Japan’s bishops' group to hold survey on sexual abuse at Catholic churches

The Catholic Bishops' Conference of Japan (CBCJ) is set to launch a survey on sexual abuse of children by clergies at Catholic churches in Japan as the issue has rocked churches across the globe.
April 08, 2019 | 15:17

Japan’s bishops' group to hold survey on sexual abuse at Catholic churches

Archbishop of Nagasaki Mitsuaki Takami, right, who heads the Catholic Bishops' Conference of Japan, shakes hands with Katsumi Takenaka, who complained about suffering childhood sexual abuse by a clergyman, in Tokyo's Shibuya Ward on April 7, 2019. (Mainichi/Ken Aoshima)

Mitsuaki Takami, archbishop of Nagasaki who heads the CBCJ, revealed the plan on April 7 during an assembly held here by men claiming to be clergy sexual abuse victims.

According to Takami, a meeting of a standing bishop committee was held on April 4, where bishops from across the country agreed to carry out the survey through Japan's 16 dioceses as early as possible. The survey method will be decided at a later date.

The committee also reported that questionnaires on bishops nationwide conducted in 2002 and 2012 found that at least five damage reports had been filed over clergy sexual abuse. The panel decided to launch investigations into those cases.

"We will consider (conducting investigations involving third parties) as necessary," Takami told the Mainichi Shimbun.

Katsumi Takenaka, 62, a public servant in Tokyo who has identified himself as a victim of clergy sexual abuse, testified about his childhood experiences during the assembly in the capital.

When he was a fourth-grade elementary school student, he was sexually abused by a German priest on a daily basis at Salesian Boys' Home, a foster care facility in the Tokyo suburban city of Kodaira for children who cannot live with their guardians. He also recounted how his agony continued into his adulthood whenever that memory flashed back.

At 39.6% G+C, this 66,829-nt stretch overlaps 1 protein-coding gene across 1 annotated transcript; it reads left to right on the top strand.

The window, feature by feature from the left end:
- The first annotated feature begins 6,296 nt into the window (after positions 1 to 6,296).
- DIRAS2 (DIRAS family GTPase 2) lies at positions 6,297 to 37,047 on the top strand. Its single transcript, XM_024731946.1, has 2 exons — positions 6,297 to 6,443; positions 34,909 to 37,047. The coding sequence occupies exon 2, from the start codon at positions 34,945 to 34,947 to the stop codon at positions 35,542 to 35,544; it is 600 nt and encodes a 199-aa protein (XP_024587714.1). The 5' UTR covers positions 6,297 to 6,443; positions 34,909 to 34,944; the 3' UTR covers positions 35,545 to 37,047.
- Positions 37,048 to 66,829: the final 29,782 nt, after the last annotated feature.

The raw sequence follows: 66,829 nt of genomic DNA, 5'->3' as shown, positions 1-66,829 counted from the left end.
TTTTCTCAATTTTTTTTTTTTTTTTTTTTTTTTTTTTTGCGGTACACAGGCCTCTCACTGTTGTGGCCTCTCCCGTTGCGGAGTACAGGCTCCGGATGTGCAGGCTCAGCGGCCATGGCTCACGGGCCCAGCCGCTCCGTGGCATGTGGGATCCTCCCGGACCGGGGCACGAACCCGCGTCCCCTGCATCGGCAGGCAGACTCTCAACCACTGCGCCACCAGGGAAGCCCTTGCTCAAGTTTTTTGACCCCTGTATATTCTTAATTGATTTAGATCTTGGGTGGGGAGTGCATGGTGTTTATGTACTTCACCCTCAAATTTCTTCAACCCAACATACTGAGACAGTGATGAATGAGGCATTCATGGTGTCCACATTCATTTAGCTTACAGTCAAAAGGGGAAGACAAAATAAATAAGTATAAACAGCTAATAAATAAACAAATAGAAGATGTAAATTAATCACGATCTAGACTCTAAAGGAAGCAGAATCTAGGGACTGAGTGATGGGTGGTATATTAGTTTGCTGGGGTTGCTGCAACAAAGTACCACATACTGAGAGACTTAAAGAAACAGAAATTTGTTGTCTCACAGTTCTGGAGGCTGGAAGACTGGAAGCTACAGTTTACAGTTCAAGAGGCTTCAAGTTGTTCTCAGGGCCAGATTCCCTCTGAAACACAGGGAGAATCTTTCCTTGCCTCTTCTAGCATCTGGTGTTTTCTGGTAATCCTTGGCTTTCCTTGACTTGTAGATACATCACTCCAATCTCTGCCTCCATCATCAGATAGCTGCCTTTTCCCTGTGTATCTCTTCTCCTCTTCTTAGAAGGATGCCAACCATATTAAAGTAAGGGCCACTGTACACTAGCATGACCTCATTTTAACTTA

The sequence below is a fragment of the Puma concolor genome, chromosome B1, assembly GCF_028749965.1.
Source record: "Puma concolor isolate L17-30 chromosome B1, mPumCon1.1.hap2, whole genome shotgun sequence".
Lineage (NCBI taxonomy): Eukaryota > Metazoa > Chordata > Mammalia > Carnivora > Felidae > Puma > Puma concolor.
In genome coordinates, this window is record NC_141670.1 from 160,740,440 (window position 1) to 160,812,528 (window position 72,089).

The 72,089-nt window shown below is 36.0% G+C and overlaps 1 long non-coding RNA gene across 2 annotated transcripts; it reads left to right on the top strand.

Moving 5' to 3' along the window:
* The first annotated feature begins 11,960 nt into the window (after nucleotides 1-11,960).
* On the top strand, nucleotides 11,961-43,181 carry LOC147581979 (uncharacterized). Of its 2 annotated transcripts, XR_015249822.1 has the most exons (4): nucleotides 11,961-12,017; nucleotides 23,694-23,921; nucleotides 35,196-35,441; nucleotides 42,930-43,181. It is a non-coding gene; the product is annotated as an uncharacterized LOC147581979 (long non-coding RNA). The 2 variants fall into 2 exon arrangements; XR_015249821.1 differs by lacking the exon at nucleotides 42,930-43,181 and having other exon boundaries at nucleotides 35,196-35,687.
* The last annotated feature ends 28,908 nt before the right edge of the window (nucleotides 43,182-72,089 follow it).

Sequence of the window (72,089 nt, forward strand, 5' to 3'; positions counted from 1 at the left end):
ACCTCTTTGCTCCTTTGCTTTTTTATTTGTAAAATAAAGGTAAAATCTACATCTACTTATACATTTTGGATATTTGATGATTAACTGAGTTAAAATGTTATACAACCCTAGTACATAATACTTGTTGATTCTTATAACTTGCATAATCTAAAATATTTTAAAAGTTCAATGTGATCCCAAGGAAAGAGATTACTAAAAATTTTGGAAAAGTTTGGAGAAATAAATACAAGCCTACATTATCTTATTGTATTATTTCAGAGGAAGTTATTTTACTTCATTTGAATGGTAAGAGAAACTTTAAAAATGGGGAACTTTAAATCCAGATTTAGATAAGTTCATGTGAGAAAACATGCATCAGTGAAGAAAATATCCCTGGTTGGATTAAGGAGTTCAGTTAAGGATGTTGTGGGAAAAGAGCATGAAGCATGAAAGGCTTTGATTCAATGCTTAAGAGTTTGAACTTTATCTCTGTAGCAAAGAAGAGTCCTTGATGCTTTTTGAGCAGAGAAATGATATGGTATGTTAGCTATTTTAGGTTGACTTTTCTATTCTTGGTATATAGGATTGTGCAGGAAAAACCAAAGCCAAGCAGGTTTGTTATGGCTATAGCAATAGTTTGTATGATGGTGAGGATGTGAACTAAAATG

"We are sorry we've not been able to do enough and caused you to suffer," Takami told Takenaka as he shook his hands.

When reached by the Mainichi, a representative of Salesian Boys' Home disclosed that Takenaka and one other boy complained about sexual harassment by clergymen and staff at the facility in around 2001, but said, "We couldn't confirm the facts due to a lack of testimony backing their complaints."

In February this year, the Vatican held a conference of bishops from around the globe to discuss responses to the abuse issue. Takami also joined the confab.

Accusations of child sexual abuse at churches and affiliated foster care facilities began to make headlines worldwide after a U.S. newspaper reported in 2002 that a priest in Boston abused at least 100 children.

(Japanese original by Ken Aoshima, City News Department

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